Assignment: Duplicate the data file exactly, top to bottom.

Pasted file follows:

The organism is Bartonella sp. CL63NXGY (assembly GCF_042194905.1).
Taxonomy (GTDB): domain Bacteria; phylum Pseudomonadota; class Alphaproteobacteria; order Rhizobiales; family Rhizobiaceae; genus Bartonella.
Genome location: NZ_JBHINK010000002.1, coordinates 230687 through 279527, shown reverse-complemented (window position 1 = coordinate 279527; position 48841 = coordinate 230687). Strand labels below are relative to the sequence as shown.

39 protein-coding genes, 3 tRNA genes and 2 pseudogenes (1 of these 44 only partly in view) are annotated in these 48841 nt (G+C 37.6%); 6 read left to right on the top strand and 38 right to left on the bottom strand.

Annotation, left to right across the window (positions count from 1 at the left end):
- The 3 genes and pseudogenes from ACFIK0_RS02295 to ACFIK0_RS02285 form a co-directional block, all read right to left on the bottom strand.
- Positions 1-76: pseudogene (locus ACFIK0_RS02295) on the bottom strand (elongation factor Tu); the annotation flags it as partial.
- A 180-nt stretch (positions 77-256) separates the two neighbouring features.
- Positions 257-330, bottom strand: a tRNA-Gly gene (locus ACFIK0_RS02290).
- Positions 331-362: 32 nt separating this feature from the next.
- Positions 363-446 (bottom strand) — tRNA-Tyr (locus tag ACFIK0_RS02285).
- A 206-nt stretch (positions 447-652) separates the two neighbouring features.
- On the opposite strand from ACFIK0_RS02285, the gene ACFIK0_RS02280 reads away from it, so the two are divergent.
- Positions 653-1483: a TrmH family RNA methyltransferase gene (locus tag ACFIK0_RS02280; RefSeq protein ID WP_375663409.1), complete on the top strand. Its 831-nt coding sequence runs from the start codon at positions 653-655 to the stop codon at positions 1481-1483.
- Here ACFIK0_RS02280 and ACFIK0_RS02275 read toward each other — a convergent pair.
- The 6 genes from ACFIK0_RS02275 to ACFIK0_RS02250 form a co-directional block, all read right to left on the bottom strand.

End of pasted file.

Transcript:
The organism is Bartonella sp. CL63NXGY (assembly GCF_042194905.1).
Taxonomy (GTDB): domain Bacteria; phylum Pseudomonadota; class Alphaproteobacteria; order Rhizobiales; family Rhizobiaceae; genus Bartonella.
Genome location: NZ_JBHINK010000002.1, coordinates 230687 through 279527, shown reverse-complemented (window position 1 = coordinate 279527; position 48841 = coordinate 230687). Strand labels below are relative to the sequence as shown.

39 protein-coding genes, 3 tRNA genes and 2 pseudogenes (1 of these 44 only partly in view) are annotated in these 48841 nt (G+C 37.6%); 6 read left to right on the top strand and 38 right to left on the bottom strand.

Annotation, left to right across the window (positions count from 1 at the left end):
- The 3 genes and pseudogenes from ACFIK0_RS02295 to ACFIK0_RS02285 form a co-directional block, all read right to left on the bottom strand.
- Positions 1-76: pseudogene (locus ACFIK0_RS02295) on the bottom strand (elongation factor Tu); the annotation flags it as partial.
- A 180-nt stretch (positions 77-256) separates the two neighbouring features.
- Positions 257-330, bottom strand: a tRNA-Gly gene (locus ACFIK0_RS02290).
- Positions 331-362: 32 nt separating this feature from the next.
- Positions 363-446 (bottom strand) — tRNA-Tyr (locus tag ACFIK0_RS02285).
- A 206-nt stretch (positions 447-652) separates the two neighbouring features.
- On the opposite strand from ACFIK0_RS02285, the gene ACFIK0_RS02280 reads away from it, so the two are divergent.
- Positions 653-1483: a TrmH family RNA methyltransferase gene (locus tag ACFIK0_RS02280; RefSeq protein ID WP_375663409.1), complete on the top strand. Its 831-nt coding sequence runs from the start codon at positions 653-655 to the stop codon at positions 1481-1483.
- Here ACFIK0_RS02280 and ACFIK0_RS02275 read toward each other — a convergent pair.
- The 6 genes from ACFIK0_RS02275 to ACFIK0_RS02250 form a co-directional block, all read right to left on the bottom strand.